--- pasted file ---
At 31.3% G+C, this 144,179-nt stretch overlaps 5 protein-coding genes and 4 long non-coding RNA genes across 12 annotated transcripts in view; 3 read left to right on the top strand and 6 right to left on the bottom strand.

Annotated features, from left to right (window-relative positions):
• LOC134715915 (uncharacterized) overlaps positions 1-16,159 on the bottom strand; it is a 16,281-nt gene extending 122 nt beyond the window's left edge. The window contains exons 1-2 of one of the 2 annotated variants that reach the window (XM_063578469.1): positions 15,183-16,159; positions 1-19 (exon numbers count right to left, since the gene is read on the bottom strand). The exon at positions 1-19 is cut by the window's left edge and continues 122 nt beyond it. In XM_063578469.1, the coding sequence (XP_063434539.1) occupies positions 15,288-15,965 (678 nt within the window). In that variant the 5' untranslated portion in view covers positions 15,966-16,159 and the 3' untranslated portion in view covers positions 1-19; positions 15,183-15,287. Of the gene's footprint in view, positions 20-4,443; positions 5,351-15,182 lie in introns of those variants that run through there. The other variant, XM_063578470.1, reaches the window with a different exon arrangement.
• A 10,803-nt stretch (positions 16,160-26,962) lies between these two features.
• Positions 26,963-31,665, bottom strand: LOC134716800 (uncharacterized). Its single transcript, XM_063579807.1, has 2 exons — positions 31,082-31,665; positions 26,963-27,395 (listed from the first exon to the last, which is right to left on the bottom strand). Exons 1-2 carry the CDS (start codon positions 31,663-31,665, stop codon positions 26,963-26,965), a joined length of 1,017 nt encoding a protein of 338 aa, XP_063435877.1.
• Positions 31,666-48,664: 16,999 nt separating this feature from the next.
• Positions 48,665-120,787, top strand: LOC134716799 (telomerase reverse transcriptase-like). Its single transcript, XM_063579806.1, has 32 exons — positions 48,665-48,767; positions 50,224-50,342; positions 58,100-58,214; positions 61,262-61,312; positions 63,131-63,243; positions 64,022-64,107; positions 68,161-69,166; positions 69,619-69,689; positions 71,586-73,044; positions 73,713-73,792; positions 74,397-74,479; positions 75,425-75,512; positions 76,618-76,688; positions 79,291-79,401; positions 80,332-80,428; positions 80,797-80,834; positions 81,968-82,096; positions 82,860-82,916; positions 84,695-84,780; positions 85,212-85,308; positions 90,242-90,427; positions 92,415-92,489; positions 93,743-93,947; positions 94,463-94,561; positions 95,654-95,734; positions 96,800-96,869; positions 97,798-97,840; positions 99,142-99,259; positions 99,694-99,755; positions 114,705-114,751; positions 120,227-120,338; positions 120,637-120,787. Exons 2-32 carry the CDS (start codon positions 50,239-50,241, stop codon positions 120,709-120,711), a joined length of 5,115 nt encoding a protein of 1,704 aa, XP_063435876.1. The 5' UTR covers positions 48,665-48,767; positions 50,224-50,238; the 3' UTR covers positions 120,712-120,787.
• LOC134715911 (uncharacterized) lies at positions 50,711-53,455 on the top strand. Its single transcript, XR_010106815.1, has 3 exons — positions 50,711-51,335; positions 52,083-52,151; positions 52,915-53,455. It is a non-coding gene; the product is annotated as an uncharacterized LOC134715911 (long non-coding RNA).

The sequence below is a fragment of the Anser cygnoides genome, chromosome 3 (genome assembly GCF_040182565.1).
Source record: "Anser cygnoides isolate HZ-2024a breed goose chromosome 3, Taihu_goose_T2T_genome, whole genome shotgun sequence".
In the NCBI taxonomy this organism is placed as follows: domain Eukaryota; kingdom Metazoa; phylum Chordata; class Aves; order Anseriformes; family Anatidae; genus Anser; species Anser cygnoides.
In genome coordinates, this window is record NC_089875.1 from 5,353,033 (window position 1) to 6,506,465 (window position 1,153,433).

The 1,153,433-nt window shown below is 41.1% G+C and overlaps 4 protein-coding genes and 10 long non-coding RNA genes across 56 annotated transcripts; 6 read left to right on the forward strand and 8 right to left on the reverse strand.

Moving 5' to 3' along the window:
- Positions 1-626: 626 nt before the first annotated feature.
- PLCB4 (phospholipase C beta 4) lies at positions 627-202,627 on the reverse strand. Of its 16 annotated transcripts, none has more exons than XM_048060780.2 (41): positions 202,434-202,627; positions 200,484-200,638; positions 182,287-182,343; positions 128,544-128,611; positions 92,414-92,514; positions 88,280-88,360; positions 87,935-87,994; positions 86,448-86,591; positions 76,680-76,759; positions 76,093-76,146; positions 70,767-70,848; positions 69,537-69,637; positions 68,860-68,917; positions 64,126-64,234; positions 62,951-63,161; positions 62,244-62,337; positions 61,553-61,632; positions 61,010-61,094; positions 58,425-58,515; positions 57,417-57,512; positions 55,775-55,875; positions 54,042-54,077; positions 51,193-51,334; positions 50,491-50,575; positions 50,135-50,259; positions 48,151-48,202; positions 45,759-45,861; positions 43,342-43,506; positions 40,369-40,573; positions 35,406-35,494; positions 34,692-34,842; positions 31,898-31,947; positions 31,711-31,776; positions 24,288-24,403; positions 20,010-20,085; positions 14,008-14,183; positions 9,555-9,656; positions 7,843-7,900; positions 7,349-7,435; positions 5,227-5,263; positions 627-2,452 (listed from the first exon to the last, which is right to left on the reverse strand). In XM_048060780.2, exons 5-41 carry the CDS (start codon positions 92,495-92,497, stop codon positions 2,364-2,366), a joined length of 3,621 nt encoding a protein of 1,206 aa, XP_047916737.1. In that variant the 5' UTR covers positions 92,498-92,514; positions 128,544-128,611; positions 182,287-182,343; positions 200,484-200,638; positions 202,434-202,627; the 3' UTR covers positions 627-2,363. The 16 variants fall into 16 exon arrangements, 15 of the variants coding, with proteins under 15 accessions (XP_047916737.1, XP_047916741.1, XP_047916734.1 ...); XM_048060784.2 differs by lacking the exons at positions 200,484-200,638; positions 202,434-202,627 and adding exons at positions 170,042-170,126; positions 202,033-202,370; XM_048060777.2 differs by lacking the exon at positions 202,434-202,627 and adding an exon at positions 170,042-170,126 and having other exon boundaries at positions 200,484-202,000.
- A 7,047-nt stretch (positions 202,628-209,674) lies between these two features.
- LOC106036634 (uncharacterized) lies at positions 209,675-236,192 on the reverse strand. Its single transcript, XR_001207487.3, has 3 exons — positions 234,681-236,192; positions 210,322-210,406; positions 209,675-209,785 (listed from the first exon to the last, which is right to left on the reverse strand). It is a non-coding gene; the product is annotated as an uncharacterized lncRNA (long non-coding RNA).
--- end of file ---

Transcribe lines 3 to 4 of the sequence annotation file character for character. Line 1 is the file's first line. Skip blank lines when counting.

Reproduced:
• LOC134715915 (uncharacterized) overlaps positions 1-16,159 on the bottom strand; it is a 16,281-nt gene extending 122 nt beyond the window's left edge. The window contains exons 1-2 of one of the 2 annotated variants that reach the window (XM_063578469.1): positions 15,183-16,159; positions 1-19 (exon numbers count right to left, since the gene is read on the bottom strand). The exon at positions 1-19 is cut by the window's left edge and continues 122 nt beyond it. In XM_063578469.1, the coding sequence (XP_063434539.1) occupies positions 15,288-15,965 (678 nt within the window). In that variant the 5' untranslated portion in view covers positions 15,966-16,159 and the 3' untranslated portion in view covers positions 1-19; positions 15,183-15,287. Of the gene's footprint in view, positions 20-4,443; positions 5,351-15,182 lie in introns of those variants that run through there. The other variant, XM_063578470.1, reaches the window with a different exon arrangement.
• A 10,803-nt stretch (positions 16,160-26,962) lies between these two features.